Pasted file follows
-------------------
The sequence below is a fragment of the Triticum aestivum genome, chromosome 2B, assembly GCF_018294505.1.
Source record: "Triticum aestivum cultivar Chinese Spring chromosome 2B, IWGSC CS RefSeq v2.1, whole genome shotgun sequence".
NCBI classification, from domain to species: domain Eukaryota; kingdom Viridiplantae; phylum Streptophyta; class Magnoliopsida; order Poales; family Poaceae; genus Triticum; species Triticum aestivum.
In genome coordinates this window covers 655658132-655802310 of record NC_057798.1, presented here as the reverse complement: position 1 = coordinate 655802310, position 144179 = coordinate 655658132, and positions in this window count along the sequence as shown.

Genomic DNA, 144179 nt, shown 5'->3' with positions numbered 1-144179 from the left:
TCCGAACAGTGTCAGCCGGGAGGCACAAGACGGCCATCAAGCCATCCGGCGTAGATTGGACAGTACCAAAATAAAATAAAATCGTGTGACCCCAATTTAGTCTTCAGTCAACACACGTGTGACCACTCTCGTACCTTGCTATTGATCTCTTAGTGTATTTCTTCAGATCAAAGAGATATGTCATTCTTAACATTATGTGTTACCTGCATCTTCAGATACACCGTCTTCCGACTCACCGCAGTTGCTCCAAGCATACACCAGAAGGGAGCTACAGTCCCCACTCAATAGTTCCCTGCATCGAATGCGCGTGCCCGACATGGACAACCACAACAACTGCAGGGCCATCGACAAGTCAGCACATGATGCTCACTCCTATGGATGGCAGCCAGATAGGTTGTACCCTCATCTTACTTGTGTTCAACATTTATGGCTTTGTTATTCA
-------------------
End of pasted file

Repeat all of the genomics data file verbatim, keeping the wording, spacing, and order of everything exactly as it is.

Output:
The sequence below is a fragment of the Triticum aestivum genome, chromosome 2B, assembly GCF_018294505.1.
Source record: "Triticum aestivum cultivar Chinese Spring chromosome 2B, IWGSC CS RefSeq v2.1, whole genome shotgun sequence".
NCBI classification, from domain to species: domain Eukaryota; kingdom Viridiplantae; phylum Streptophyta; class Magnoliopsida; order Poales; family Poaceae; genus Triticum; species Triticum aestivum.
In genome coordinates this window covers 655658132-655802310 of record NC_057798.1, presented here as the reverse complement: position 1 = coordinate 655802310, position 144179 = coordinate 655658132, and positions in this window count along the sequence as shown.

Genomic DNA, 144179 nt, shown 5'->3' with positions numbered 1-144179 from the left:
TCCGAACAGTGTCAGCCGGGAGGCACAAGACGGCCATCAAGCCATCCGGCGTAGATTGGACAGTACCAAAATAAAATAAAATCGTGTGACCCCAATTTAGTCTTCAGTCAACACACGTGTGACCACTCTCGTACCTTGCTATTGATCTCTTAGTGTATTTCTTCAGATCAAAGAGATATGTCATTCTTAACATTATGTGTTACCTGCATCTTCAGATACACCGTCTTCCGACTCACCGCAGTTGCTCCAAGCATACACCAGAAGGGAGCTACAGTCCCCACTCAATAGTTCCCTGCATCGAATGCGCGTGCCCGACATGGACAACCACAACAACTGCAGGGCCATCGACAAGTCAGCACATGATGCTCACTCCTATGGATGGCAGCCAGATAGGTTGTACCCTCATCTTACTTGTGTTCAACATTTATGGCTTTGTTATTCA